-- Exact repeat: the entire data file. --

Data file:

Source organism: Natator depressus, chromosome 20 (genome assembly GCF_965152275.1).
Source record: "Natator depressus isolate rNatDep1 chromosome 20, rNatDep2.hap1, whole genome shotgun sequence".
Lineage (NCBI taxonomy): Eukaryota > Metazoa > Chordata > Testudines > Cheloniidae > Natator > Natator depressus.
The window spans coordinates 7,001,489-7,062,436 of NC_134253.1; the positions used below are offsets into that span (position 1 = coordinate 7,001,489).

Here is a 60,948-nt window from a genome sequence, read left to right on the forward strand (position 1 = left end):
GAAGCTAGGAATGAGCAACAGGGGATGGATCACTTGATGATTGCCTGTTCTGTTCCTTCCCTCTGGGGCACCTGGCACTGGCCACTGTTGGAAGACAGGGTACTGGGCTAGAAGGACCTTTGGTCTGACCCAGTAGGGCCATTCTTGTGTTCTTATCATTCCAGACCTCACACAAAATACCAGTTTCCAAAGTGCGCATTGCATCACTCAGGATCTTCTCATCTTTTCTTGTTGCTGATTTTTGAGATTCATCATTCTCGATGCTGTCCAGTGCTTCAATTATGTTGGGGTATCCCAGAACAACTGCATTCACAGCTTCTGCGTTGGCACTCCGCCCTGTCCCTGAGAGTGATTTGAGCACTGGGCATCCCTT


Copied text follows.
Source organism: Natator depressus, chromosome 20 (genome assembly GCF_965152275.1).
Source record: "Natator depressus isolate rNatDep1 chromosome 20, rNatDep2.hap1, whole genome shotgun sequence".
Lineage (NCBI taxonomy): Eukaryota > Metazoa > Chordata > Testudines > Cheloniidae > Natator > Natator depressus.
The window spans coordinates 7,001,489-7,062,436 of NC_134253.1; the positions used below are offsets into that span (position 1 = coordinate 7,001,489).

Here is a 60,948-nt window from a genome sequence, read left to right on the forward strand (position 1 = left end):
GAAGCTAGGAATGAGCAACAGGGGATGGATCACTTGATGATTGCCTGTTCTGTTCCTTCCCTCTGGGGCACCTGGCACTGGCCACTGTTGGAAGACAGGGTACTGGGCTAGAAGGACCTTTGGTCTGACCCAGTAGGGCCATTCTTGTGTTCTTATCATTCCAGACCTCACACAAAATACCAGTTTCCAAAGTGCGCATTGCATCACTCAGGATCTTCTCATCTTTTCTTGTTGCTGATTTTTGAGATTCATCATTCTCGATGCTGTCCAGTGCTTCAATTATGTTGGGGTATCCCAGAACAACTGCATTCACAGCTTCTGCGTTGGCACTCCGCCCTGTCCCTGAGAGTGATTTGAGCACTGGGCATCCCTT